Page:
From Staatsbosbeheer in The Netherlands:
Recently, volunteers on the Groningen province islands Rottumeroog and Rottumerplaat found the narrow-mouthed whorl snail. …
The narrow-mouthed whorl snail, found now on Rottum, is rare in all of Europe, and threatens to become extinct in many countries. …
In The Netherlands, the little snail lives mainly in the dunes of Holland and Zealand, and prefers calcineous dune valleys and permanently humid places.
That they have been found now on both Wadden islands is really special: the narrow-mouthed whorl snail was found in the Wadden region just once before, in 1936 on Terschelling.
The little landsnail usually gets no bigger than 1,6 mm and looks like an egg-shaped beehive.
New Zealand: rare giant snails.
- On the other side of the Island: the Wadden (beachterschelling.wordpress.com)
- Cultivation of salt-tolerant crops a goal of ‘Silt Farming Project’ (phys.org)
- Snail Sacrifices Foot to Survive Snake Attacks (livescience.com)
- Chocolate makes snails smarter (eurekalert.org)
5/4/05 at 9:22AM
Cobble elimia, Elimia vanuxemiana
BIRMINGHAM, Ala. May 3, 2005 — Three snails listed as extinct have been rediscovered in the Coosa and Cahaba rivers, the Nature Conservancy announced Tuesday.
Jeff Garner, the Alabama Department of Conservation and Natural Resources’ mollusk biologist, rediscovered the cobble elimia and the nodulose Coosa River snail on a dive in the Coosa River.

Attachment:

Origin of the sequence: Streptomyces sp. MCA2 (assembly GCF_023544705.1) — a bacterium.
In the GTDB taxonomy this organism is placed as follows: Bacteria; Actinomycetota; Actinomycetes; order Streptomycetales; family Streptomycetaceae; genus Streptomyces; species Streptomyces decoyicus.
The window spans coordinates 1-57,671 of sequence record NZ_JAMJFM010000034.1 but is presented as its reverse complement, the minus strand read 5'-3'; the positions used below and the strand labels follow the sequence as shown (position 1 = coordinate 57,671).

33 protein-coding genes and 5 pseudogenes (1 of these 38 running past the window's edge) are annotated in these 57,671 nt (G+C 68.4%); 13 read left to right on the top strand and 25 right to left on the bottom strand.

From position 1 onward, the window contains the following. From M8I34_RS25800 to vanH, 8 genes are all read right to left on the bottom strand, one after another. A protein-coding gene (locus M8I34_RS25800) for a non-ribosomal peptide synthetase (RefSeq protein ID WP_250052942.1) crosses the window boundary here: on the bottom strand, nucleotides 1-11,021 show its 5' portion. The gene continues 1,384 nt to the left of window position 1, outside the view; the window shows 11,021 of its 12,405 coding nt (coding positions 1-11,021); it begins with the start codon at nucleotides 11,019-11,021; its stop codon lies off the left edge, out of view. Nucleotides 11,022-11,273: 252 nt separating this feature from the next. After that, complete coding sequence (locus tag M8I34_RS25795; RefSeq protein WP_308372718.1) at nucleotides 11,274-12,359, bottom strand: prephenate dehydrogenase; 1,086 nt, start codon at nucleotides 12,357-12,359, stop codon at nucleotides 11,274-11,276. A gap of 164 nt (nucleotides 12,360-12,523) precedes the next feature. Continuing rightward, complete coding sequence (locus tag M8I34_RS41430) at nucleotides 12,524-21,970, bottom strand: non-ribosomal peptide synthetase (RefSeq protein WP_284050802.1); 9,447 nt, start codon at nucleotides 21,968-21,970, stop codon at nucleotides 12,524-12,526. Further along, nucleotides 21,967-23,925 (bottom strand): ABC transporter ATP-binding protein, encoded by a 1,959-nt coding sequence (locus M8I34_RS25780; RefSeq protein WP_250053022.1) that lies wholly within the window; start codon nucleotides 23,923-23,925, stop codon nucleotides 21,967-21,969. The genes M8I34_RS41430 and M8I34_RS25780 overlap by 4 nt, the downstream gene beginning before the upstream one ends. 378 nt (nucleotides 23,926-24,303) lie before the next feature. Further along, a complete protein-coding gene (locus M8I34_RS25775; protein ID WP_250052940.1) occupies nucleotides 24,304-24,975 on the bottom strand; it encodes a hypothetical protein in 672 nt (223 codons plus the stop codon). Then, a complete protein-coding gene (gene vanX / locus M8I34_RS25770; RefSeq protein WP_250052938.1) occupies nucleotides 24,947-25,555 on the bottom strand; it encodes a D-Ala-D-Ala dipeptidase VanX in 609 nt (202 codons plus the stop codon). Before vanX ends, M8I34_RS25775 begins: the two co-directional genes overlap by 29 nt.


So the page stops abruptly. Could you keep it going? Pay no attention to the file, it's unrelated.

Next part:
Stephanie Clark, a University of Alabama postdoctoral student from Australia, stumbled onto a Cahaba pebblesnail on a trip to the Cahaba River in Bibb County.
The findings, being announced by the Nature Conservancy, were reported Tuesday by The Birmingham News.
From the New Zealand Herald:
Rare snails to be moved
Conservation Minister Chris Carter has decided Solid Energy can move a small population of protected snails at its Stockton mine on the West Coast.
Solid Energy halted mining after discovering two live Powelliphanta augustus snails in a mining block on the Stockton Plateau on February 8.
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